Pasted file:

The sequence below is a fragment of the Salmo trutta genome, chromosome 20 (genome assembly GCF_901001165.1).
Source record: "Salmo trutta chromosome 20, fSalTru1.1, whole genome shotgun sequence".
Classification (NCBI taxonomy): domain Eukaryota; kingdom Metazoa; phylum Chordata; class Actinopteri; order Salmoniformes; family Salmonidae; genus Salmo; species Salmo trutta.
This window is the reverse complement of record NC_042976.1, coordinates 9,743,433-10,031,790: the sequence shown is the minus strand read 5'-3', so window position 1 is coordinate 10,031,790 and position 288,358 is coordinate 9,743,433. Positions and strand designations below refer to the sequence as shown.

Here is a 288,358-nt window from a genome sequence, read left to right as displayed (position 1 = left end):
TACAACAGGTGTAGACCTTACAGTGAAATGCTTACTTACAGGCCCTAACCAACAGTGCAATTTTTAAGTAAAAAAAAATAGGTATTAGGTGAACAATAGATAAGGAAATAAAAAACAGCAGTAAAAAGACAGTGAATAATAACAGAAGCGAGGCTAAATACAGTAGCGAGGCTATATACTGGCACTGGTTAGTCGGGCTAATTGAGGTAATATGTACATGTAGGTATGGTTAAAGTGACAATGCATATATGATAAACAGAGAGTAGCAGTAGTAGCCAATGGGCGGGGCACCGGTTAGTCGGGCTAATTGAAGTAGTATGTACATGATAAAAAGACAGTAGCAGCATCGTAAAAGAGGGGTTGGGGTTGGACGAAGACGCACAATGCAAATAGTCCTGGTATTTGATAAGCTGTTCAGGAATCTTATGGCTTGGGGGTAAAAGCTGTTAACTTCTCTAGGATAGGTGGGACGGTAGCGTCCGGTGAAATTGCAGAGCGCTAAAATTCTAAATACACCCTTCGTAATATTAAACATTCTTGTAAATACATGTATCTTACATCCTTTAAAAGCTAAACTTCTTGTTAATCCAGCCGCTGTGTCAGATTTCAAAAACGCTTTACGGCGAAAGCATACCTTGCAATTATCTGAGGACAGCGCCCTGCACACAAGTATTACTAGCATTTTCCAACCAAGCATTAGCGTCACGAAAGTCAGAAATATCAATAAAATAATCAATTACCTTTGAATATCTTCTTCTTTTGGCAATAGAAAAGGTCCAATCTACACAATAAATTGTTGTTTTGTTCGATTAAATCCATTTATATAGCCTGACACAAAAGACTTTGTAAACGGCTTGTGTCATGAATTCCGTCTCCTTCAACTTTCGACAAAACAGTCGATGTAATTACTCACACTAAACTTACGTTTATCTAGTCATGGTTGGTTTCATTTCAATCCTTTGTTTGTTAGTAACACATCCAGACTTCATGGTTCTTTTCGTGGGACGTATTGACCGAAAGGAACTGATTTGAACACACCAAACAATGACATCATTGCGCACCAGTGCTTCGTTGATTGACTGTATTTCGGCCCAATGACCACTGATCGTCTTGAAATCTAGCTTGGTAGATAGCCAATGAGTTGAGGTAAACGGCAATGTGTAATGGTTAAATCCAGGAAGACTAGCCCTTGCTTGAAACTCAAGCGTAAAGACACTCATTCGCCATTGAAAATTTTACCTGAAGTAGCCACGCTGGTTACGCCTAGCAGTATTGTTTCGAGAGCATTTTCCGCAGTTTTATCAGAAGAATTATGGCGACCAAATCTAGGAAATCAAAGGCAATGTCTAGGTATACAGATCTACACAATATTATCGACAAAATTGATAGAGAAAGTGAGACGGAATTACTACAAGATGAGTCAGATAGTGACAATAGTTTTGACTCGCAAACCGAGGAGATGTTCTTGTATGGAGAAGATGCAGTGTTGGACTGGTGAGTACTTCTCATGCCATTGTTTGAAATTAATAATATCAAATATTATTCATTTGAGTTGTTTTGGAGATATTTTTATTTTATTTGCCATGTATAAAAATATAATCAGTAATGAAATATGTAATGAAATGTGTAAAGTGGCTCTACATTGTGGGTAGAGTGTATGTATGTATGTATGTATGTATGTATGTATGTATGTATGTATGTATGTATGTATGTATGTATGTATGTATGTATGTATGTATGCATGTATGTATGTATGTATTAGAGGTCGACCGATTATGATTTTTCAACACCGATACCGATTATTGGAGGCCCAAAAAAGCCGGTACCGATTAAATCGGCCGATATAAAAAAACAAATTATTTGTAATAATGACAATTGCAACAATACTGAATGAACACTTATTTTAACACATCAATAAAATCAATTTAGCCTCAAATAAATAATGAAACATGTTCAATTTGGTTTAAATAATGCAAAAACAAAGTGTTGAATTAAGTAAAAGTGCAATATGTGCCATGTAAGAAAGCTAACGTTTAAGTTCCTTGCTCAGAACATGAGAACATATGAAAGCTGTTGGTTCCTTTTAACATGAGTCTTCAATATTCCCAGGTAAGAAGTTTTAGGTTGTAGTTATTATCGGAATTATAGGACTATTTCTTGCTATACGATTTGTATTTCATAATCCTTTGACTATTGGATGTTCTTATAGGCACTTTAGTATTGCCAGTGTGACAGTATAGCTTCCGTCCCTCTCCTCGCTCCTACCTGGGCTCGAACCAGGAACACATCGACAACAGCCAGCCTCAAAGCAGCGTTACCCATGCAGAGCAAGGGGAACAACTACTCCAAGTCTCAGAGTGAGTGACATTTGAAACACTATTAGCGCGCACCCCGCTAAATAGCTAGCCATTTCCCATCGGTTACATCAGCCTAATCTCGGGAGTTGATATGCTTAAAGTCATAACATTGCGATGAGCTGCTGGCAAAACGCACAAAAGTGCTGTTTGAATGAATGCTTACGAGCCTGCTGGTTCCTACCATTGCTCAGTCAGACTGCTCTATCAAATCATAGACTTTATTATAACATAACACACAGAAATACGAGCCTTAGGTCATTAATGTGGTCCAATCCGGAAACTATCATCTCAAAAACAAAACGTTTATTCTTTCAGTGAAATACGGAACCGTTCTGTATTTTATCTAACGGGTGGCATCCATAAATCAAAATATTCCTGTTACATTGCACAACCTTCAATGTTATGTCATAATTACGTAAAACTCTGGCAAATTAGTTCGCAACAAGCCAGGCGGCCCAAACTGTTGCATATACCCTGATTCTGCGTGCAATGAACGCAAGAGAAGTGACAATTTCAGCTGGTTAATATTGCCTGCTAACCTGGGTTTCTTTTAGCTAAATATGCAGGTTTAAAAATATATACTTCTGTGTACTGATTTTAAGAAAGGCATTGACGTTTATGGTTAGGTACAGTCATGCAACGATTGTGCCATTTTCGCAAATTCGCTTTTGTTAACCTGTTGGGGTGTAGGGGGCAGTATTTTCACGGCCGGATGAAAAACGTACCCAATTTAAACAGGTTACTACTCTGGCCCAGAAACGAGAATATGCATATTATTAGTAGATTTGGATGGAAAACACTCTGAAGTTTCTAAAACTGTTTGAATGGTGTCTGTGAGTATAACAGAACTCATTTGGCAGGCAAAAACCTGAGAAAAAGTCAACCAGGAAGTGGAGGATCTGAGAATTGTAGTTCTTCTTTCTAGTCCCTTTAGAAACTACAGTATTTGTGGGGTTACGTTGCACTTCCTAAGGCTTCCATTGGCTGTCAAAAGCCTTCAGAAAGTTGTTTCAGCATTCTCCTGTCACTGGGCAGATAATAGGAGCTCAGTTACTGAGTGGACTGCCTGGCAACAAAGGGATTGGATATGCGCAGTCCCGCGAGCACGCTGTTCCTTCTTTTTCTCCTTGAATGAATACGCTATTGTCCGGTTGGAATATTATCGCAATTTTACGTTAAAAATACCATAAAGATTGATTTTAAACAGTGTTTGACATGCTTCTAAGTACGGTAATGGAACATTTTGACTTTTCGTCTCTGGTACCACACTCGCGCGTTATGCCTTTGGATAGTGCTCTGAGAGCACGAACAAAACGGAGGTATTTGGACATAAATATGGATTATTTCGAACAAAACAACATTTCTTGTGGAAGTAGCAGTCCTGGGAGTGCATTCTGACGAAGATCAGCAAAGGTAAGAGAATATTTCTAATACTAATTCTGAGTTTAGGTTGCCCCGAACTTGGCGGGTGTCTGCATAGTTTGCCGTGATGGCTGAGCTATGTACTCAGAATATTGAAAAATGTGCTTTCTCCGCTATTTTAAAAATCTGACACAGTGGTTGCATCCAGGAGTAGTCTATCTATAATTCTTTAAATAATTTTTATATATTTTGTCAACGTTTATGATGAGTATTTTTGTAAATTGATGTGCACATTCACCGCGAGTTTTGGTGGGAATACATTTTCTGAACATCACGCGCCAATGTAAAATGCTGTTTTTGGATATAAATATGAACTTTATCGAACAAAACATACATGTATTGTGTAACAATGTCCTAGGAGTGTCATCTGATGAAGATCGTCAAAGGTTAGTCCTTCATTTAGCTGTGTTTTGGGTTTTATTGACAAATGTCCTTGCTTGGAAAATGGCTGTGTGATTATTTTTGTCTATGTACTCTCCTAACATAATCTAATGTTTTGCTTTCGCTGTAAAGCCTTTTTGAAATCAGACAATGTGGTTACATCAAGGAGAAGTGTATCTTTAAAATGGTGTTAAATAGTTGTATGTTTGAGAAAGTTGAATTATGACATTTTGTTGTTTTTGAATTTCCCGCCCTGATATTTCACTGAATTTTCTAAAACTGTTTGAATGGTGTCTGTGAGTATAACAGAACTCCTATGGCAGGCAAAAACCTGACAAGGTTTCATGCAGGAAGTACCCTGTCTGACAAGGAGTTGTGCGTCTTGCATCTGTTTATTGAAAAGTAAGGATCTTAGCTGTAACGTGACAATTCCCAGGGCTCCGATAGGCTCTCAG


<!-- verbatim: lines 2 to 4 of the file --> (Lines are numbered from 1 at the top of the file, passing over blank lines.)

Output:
Source record: "Salmo trutta chromosome 20, fSalTru1.1, whole genome shotgun sequence".
Classification (NCBI taxonomy): domain Eukaryota; kingdom Metazoa; phylum Chordata; class Actinopteri; order Salmoniformes; family Salmonidae; genus Salmo; species Salmo trutta.
This window is the reverse complement of record NC_042976.1, coordinates 9,743,433-10,031,790: the sequence shown is the minus strand read 5'-3', so window position 1 is coordinate 10,031,790 and position 288,358 is coordinate 9,743,433. Positions and strand designations below refer to the sequence as shown.